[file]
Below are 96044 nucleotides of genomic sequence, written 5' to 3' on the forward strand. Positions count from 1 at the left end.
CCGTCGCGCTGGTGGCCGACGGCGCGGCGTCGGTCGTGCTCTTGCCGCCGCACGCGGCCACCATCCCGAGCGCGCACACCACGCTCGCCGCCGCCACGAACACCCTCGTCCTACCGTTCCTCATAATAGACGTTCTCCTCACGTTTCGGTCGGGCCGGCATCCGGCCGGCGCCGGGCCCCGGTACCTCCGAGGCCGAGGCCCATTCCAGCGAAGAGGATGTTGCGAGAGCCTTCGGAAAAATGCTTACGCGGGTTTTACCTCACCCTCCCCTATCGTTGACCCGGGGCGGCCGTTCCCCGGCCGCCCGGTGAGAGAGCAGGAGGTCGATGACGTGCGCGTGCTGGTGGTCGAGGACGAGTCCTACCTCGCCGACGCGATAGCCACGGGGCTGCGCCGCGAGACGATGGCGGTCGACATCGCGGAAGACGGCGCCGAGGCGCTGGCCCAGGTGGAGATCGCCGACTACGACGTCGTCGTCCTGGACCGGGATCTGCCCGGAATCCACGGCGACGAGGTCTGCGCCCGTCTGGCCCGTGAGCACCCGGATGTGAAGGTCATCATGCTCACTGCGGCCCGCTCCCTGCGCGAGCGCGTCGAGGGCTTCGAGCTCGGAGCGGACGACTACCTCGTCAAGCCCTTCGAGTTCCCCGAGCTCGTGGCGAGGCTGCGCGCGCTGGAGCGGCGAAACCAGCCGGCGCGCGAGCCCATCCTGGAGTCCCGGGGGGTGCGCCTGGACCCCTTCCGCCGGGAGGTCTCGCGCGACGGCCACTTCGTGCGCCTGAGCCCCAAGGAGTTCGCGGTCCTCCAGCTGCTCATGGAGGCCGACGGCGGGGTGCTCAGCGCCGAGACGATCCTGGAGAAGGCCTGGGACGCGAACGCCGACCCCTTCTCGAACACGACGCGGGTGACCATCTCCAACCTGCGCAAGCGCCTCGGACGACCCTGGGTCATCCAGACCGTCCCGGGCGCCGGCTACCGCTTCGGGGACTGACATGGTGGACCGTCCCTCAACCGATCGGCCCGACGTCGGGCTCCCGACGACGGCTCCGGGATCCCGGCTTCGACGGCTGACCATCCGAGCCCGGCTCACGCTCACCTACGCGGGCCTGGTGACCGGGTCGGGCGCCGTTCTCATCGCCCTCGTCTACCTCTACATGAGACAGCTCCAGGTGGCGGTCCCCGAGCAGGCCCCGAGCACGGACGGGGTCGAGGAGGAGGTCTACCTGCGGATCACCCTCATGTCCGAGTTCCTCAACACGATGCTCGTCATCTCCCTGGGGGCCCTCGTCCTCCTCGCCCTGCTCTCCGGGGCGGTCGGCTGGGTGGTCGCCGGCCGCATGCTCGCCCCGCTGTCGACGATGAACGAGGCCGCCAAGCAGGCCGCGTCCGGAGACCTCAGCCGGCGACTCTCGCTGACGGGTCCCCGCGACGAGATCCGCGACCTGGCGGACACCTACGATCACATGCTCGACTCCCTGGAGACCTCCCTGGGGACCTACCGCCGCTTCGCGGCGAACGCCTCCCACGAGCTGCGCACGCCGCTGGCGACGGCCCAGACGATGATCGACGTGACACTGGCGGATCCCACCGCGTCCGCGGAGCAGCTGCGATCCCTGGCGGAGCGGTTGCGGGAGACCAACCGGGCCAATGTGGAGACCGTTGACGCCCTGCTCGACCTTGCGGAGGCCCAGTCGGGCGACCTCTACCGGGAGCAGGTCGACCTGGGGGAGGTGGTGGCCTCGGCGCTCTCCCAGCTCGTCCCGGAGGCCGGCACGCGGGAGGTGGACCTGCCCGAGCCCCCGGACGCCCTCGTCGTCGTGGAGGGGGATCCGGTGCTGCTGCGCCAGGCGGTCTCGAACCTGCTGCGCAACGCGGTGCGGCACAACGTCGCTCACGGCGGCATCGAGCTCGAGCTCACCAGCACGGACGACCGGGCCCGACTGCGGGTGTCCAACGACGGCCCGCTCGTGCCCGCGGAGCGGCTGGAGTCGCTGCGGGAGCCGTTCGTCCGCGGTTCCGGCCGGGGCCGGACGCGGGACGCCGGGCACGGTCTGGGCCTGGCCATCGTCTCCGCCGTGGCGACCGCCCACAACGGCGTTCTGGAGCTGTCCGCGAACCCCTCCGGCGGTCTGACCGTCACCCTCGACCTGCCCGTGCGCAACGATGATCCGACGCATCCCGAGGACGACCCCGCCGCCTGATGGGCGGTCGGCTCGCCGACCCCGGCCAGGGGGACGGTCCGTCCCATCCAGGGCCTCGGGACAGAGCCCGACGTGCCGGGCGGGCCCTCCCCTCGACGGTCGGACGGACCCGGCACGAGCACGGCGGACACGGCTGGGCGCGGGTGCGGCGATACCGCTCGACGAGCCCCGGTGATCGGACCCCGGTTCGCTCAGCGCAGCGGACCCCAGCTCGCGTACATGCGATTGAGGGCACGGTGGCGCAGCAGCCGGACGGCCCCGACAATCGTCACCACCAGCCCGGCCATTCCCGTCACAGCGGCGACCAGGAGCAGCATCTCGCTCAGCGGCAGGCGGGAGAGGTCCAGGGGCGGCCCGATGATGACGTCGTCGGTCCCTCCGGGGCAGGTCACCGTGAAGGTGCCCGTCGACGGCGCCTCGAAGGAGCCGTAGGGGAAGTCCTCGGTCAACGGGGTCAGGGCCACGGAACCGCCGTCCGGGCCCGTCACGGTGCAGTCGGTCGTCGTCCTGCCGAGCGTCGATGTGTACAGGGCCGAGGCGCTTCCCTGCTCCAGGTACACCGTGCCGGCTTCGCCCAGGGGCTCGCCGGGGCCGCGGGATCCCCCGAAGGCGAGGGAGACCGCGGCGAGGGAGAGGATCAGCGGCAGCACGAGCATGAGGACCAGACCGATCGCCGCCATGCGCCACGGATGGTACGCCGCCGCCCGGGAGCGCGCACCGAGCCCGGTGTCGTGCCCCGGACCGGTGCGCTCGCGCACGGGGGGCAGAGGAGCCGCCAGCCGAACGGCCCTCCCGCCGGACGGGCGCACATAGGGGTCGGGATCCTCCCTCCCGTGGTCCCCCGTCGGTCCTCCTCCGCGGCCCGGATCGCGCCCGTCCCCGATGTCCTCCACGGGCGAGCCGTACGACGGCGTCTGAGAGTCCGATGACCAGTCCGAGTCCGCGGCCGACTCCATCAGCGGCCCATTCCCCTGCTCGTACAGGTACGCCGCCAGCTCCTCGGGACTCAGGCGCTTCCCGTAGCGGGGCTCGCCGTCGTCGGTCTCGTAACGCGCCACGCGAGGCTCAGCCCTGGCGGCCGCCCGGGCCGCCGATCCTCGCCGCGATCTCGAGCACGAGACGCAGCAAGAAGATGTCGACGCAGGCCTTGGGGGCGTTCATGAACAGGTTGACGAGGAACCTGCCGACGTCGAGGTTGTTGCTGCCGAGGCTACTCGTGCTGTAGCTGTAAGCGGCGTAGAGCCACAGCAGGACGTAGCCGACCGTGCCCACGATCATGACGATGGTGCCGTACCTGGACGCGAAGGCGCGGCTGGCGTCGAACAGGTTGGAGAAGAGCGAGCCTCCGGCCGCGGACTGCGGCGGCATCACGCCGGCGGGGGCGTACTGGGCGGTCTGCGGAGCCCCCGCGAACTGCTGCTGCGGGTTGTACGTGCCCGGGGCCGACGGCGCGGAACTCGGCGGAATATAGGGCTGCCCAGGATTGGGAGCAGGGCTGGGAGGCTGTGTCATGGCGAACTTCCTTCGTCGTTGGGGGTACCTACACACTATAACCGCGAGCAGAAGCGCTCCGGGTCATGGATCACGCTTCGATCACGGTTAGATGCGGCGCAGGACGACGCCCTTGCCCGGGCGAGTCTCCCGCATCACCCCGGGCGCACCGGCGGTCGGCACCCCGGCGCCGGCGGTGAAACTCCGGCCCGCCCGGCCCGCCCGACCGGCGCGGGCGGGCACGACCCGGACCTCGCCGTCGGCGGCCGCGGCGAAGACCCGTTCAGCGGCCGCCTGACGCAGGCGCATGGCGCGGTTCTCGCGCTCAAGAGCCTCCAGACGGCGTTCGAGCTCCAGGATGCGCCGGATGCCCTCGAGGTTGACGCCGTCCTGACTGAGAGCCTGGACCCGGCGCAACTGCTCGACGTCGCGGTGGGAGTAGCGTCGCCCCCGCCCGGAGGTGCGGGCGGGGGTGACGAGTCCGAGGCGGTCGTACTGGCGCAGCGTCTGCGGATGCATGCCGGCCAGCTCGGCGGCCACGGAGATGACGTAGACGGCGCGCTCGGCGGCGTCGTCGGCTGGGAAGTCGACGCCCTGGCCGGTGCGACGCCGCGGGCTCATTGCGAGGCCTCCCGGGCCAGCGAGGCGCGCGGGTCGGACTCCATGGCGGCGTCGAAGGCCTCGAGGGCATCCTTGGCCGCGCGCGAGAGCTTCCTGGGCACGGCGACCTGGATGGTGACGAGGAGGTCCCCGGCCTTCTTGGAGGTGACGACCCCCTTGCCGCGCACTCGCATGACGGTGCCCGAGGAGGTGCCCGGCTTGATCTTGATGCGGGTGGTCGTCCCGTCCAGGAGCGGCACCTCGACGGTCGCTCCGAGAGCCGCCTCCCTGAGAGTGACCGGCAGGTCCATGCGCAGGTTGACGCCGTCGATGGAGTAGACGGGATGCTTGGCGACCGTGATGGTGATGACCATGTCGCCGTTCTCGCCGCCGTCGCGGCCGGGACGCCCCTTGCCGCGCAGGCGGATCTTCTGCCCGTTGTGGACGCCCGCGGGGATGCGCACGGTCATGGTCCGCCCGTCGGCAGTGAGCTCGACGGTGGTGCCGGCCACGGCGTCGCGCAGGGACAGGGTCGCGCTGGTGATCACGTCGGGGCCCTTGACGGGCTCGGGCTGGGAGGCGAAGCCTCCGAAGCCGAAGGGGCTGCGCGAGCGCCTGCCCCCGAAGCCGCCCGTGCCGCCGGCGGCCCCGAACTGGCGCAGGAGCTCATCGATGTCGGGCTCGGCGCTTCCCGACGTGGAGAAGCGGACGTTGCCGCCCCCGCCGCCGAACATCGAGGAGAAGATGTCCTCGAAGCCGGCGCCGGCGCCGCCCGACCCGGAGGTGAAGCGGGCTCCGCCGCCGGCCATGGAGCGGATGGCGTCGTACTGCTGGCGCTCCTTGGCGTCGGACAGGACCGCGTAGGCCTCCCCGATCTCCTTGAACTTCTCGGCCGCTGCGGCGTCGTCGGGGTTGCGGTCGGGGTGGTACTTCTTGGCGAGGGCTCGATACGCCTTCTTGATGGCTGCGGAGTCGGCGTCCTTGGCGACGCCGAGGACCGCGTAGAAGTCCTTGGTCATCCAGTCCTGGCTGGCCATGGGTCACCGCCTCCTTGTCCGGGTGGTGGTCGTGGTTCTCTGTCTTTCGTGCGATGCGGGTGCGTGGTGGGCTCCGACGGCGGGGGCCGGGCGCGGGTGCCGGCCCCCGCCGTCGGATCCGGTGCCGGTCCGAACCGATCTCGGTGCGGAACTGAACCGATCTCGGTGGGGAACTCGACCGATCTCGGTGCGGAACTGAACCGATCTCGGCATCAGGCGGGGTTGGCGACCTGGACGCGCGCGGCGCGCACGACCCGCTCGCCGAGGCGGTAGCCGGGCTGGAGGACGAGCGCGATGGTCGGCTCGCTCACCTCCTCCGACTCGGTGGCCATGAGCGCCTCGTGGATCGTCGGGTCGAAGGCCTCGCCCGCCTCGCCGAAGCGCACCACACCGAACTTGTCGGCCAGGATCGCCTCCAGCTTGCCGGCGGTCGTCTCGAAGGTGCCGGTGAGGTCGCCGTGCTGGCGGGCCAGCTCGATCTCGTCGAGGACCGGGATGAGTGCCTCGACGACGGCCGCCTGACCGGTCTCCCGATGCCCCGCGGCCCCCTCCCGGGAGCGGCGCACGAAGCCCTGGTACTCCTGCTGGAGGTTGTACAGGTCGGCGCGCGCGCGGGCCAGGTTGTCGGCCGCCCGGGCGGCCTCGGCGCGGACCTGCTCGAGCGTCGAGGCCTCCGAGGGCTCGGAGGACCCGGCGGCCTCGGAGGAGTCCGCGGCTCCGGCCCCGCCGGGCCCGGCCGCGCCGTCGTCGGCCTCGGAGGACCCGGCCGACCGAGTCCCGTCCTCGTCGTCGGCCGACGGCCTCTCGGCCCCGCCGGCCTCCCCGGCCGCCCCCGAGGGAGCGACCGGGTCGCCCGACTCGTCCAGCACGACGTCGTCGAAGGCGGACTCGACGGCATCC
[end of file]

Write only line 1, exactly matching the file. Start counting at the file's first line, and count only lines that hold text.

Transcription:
Below are 96044 nucleotides of genomic sequence, written 5' to 3' on the forward strand. Positions count from 1 at the left end.